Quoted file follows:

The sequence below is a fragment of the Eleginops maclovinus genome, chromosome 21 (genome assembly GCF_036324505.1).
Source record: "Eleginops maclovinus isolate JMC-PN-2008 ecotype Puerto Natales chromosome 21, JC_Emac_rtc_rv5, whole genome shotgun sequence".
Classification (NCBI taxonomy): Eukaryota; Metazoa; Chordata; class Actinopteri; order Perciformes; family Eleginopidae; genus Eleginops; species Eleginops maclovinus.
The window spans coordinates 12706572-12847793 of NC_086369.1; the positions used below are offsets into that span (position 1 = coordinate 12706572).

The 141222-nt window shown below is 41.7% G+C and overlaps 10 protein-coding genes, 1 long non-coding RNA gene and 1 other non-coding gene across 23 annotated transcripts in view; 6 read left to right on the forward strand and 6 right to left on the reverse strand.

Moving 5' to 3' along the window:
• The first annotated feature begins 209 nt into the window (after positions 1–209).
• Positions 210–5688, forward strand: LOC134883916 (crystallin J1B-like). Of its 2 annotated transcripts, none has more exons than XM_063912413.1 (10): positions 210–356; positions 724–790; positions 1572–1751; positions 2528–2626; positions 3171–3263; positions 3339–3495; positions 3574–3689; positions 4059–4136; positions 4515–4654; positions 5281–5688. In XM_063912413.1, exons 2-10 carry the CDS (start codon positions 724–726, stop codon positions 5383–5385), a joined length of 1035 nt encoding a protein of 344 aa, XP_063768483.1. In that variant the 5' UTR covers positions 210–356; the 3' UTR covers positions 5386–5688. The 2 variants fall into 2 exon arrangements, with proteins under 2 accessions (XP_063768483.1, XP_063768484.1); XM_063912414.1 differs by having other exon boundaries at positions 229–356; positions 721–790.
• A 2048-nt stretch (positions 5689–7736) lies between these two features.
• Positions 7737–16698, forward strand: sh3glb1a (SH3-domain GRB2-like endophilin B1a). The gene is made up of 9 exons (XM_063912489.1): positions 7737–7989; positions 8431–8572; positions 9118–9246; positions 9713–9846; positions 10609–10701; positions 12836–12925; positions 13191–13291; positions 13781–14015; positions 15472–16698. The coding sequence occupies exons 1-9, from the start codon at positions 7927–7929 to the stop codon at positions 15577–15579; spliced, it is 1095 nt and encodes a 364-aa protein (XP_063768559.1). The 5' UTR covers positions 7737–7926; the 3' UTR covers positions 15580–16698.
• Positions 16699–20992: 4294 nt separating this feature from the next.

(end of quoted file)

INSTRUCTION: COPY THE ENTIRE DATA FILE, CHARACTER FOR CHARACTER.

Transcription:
The sequence below is a fragment of the Eleginops maclovinus genome, chromosome 21 (genome assembly GCF_036324505.1).
Source record: "Eleginops maclovinus isolate JMC-PN-2008 ecotype Puerto Natales chromosome 21, JC_Emac_rtc_rv5, whole genome shotgun sequence".
Classification (NCBI taxonomy): Eukaryota; Metazoa; Chordata; class Actinopteri; order Perciformes; family Eleginopidae; genus Eleginops; species Eleginops maclovinus.
The window spans coordinates 12706572-12847793 of NC_086369.1; the positions used below are offsets into that span (position 1 = coordinate 12706572).

The 141222-nt window shown below is 41.7% G+C and overlaps 10 protein-coding genes, 1 long non-coding RNA gene and 1 other non-coding gene across 23 annotated transcripts in view; 6 read left to right on the forward strand and 6 right to left on the reverse strand.

Moving 5' to 3' along the window:
• The first annotated feature begins 209 nt into the window (after positions 1–209).
• Positions 210–5688, forward strand: LOC134883916 (crystallin J1B-like). Of its 2 annotated transcripts, none has more exons than XM_063912413.1 (10): positions 210–356; positions 724–790; positions 1572–1751; positions 2528–2626; positions 3171–3263; positions 3339–3495; positions 3574–3689; positions 4059–4136; positions 4515–4654; positions 5281–5688. In XM_063912413.1, exons 2-10 carry the CDS (start codon positions 724–726, stop codon positions 5383–5385), a joined length of 1035 nt encoding a protein of 344 aa, XP_063768483.1. In that variant the 5' UTR covers positions 210–356; the 3' UTR covers positions 5386–5688. The 2 variants fall into 2 exon arrangements, with proteins under 2 accessions (XP_063768483.1, XP_063768484.1); XM_063912414.1 differs by having other exon boundaries at positions 229–356; positions 721–790.
• A 2048-nt stretch (positions 5689–7736) lies between these two features.
• Positions 7737–16698, forward strand: sh3glb1a (SH3-domain GRB2-like endophilin B1a). The gene is made up of 9 exons (XM_063912489.1): positions 7737–7989; positions 8431–8572; positions 9118–9246; positions 9713–9846; positions 10609–10701; positions 12836–12925; positions 13191–13291; positions 13781–14015; positions 15472–16698. The coding sequence occupies exons 1-9, from the start codon at positions 7927–7929 to the stop codon at positions 15577–15579; spliced, it is 1095 nt and encodes a 364-aa protein (XP_063768559.1). The 5' UTR covers positions 7737–7926; the 3' UTR covers positions 15580–16698.
• Positions 16699–20992: 4294 nt separating this feature from the next.